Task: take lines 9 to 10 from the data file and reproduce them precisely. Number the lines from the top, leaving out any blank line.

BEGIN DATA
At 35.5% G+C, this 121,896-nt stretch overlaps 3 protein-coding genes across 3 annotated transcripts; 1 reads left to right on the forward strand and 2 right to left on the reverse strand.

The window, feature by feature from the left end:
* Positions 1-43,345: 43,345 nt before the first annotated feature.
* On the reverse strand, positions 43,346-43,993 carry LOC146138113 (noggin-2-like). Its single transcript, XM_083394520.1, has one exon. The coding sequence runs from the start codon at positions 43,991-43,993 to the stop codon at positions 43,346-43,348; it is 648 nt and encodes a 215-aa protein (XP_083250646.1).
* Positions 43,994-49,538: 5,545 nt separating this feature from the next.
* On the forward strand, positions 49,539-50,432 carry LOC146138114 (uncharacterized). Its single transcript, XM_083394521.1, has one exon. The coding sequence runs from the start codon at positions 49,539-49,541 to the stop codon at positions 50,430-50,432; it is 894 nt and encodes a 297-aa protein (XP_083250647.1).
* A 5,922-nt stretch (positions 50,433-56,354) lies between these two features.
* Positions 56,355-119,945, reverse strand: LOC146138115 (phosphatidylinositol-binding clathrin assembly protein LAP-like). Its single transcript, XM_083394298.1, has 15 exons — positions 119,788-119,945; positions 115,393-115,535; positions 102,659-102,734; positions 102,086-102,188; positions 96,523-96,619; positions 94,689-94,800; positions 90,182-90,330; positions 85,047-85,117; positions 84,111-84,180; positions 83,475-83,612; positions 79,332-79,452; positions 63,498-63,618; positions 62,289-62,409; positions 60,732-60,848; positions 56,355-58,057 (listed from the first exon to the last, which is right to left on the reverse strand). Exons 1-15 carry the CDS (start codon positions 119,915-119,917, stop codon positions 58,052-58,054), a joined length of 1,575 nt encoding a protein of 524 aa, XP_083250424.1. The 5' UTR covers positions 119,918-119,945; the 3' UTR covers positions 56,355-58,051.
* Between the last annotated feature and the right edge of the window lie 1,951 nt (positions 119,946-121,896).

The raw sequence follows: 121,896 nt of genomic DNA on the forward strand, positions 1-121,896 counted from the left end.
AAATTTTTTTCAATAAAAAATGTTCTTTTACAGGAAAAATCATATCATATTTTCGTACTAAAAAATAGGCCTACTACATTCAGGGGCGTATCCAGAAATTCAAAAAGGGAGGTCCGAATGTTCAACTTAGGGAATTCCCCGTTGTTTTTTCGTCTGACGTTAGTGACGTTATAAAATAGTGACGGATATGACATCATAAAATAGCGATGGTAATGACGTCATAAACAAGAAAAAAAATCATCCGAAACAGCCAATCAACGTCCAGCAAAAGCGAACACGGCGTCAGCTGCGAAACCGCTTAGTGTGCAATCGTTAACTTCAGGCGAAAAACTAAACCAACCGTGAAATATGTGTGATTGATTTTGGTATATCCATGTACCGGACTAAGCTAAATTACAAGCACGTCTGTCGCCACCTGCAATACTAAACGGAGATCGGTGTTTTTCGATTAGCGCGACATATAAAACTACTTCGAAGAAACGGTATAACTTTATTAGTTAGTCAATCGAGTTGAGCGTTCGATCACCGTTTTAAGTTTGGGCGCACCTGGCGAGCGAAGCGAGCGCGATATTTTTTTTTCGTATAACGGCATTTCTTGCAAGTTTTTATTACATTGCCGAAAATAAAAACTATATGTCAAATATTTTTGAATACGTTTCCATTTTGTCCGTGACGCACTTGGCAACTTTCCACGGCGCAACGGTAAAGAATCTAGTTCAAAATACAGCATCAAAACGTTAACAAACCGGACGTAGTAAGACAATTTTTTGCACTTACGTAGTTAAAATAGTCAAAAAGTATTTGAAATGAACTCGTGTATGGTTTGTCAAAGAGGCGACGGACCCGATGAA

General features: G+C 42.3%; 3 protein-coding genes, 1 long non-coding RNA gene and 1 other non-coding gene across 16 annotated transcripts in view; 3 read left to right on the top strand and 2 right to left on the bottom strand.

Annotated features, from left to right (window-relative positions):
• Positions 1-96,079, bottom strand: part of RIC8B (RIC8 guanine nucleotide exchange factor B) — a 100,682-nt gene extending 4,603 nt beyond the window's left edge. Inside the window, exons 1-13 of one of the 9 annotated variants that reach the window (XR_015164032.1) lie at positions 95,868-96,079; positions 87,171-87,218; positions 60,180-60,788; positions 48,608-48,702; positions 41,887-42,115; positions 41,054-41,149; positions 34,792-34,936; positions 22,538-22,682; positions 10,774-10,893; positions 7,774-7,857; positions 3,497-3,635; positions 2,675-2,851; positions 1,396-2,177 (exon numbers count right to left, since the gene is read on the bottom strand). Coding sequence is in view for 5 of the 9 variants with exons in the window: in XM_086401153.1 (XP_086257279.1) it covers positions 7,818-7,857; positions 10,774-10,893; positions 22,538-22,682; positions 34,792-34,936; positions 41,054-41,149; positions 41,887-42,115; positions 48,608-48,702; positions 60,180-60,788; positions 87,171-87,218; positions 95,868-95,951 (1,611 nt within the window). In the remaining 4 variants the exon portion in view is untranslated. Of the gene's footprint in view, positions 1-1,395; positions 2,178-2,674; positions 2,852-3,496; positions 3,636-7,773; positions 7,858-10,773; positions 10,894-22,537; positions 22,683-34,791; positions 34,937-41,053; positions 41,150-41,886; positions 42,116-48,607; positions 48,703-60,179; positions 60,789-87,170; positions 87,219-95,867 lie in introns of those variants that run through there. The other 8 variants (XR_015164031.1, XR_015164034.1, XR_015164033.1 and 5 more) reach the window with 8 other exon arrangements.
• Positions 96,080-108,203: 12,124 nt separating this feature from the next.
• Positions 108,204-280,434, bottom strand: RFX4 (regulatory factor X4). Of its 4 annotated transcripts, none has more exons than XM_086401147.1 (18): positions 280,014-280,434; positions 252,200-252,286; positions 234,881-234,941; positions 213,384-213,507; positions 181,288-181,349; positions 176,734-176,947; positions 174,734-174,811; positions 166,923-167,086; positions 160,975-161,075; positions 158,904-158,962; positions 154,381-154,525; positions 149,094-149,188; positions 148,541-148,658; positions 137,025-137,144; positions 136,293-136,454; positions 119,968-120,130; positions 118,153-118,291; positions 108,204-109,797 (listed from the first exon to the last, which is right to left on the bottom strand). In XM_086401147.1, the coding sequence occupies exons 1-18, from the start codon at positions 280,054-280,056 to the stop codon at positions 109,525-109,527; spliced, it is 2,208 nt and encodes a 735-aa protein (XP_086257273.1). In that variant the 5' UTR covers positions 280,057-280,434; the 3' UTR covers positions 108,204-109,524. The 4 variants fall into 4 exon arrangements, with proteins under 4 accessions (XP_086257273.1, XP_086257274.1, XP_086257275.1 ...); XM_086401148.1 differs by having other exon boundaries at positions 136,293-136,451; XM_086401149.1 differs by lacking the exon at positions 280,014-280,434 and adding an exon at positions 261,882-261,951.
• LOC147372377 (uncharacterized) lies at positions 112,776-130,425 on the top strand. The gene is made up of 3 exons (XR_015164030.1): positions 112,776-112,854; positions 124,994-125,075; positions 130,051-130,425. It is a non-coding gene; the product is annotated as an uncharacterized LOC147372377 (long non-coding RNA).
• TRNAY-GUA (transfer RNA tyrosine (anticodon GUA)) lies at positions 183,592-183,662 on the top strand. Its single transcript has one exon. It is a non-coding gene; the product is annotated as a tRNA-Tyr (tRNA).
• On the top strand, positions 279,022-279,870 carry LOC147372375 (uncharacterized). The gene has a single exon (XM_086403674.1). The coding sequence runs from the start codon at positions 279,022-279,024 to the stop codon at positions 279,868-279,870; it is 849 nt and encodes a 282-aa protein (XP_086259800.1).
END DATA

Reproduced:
* Between the last annotated feature and the right edge of the window lie 1,951 nt (positions 119,946-121,896).

The raw sequence follows: 121,896 nt of genomic DNA on the forward strand, positions 1-121,896 counted from the left end.